Sweet spot can get even sweeter for younger companies like the Little Champs

Whilst we steer clear of nascent companies, we look to invest into well-managed market leading franchises with healthy RoCEs but currently ‘suppressed FCF’ due to high reinvestment needs (due to investment in working capital and fixed assets). In fact, most of the Little Champs companies fit to this definition where they have built a track record of consistency in profits but are still witnessing somewhat YoY volatility in FCF generation. Such inconsistency in the FCF generation usually inhibits analysts from using FCF for arriving at the intrinsic value for smaller/young companies. However, we believe replacing free cash flow with other proxy metrics like earnings ends up underestimating the intrinsic value of the franchise. This is because of the following reasons:

1)    As these companies achieve scale, operating profits start becoming sizeable enough to cover the working capital and capex needs. This not only results in FCF moving into a consistent positive zone but also brings about non-linear growth in FCF as more and more incremental operating profits flow through into FCF. This non-linearity in FCF generation – which you can see in exhibit 2 – does not get captured in an earnings growth.

2)   Many well-run companies irrespective of their lifecycle proactively focus on generating efficiencies around working capital (for instance investing in inventory management system that helps bring down the level of inventories) or fixed assets investment (better throughput from automation of the production line). These efficiencies are again not fully captured in a measure like earnings growth.

The result of the above is that, after a particular size and scale, every unit of incremental growth in operating profits result in much higher growth in FCF. In such cases, FCF estimation becomes all the more relevant and important. This importance of using FCF is also underpinned by the growth in FCF in some of Marcellus’ portfolio companies like Astral, Relaxo (which are not part of the Little Champs portfolio but are part of other Marcellus portfolios) in recent years. Both these companies have a good operating profit track record but had inconsistent FCF generation until few a years ago. Now they have turned into consistently strong FCF generating machines in recent years as we show in the exhibits below due to the precise reasons mentioned under points 1 and 2 above.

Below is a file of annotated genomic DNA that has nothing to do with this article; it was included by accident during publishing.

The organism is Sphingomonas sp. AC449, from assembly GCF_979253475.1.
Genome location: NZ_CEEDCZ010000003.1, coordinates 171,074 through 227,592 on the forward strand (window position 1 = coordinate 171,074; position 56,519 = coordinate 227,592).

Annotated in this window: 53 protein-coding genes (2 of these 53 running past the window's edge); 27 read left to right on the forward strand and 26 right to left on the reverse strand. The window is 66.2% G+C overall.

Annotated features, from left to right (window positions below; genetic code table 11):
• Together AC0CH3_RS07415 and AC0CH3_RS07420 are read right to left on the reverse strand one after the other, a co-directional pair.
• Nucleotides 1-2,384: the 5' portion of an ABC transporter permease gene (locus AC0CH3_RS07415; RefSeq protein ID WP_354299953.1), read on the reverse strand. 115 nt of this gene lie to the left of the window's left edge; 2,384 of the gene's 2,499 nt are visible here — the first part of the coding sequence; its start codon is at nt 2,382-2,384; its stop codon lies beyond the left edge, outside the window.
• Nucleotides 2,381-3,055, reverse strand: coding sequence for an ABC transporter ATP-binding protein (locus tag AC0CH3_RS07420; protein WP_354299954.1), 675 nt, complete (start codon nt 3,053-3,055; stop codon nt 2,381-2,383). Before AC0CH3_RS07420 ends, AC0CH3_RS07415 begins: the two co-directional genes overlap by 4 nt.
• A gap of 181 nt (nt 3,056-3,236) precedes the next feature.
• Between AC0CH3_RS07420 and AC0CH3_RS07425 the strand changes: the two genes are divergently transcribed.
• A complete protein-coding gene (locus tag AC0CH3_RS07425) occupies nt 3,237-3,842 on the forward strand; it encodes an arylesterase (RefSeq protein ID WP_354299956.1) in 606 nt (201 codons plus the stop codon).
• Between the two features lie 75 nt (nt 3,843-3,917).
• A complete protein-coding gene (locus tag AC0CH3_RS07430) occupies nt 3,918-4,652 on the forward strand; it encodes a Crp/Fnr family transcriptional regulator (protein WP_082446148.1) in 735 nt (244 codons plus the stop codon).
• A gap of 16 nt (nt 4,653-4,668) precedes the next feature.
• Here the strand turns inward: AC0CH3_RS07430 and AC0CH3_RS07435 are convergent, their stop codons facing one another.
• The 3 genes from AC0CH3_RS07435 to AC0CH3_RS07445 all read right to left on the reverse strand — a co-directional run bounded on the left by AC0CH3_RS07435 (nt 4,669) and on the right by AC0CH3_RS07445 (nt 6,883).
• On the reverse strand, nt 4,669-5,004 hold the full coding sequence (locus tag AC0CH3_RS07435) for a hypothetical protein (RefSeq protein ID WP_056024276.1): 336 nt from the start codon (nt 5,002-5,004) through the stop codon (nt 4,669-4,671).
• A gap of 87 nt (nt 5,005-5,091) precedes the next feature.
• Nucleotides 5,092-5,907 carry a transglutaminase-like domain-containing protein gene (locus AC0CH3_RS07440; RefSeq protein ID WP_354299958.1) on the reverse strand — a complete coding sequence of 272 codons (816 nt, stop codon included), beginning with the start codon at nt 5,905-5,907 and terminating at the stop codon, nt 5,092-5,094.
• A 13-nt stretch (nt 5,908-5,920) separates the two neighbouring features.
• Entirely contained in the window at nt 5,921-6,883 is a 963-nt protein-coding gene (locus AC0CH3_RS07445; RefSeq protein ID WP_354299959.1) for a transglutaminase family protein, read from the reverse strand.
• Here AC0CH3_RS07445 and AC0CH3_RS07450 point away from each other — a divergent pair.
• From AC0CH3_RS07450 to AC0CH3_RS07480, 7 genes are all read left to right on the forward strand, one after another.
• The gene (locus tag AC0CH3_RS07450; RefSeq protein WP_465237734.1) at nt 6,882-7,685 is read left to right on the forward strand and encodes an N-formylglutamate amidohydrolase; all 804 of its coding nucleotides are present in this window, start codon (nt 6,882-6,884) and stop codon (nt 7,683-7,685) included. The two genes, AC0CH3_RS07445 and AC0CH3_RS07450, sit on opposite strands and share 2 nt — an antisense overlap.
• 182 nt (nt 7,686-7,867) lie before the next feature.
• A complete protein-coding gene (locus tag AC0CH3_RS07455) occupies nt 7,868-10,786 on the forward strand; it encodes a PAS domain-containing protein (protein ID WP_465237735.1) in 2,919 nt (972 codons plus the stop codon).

Conclusion: The examples of Astral and Relaxo highlighted above indicates there is a lot of value add in building long-term FCF projections of companies notwithstanding the near-term complexities. Our longevity framework which focusses on specific management actions surrounding increasing the longevity and growth of the FCF gives us an objective way of determining the long-term FCF compounding for Little Champs companies. We also derive confidence from the fact that a number of Little Champs companies have in fact in the most recent years, started generating healthy FCF despite maintaining high reinvestment rates as highlighted in the below exhibit – for example, GMM Pfaudler, Alkyl Amines, Amrutanjan and Suprajit. Furthermore, 10 out of the 12 non-financial Little Champs portfolio stocks generated positive FCF in the three most recent financial years i.e. FY19, FY20 and FY21. These data points point towards an inflection point for these Little Champs stocks as they transition towards becoming long-term consistent cash compounders.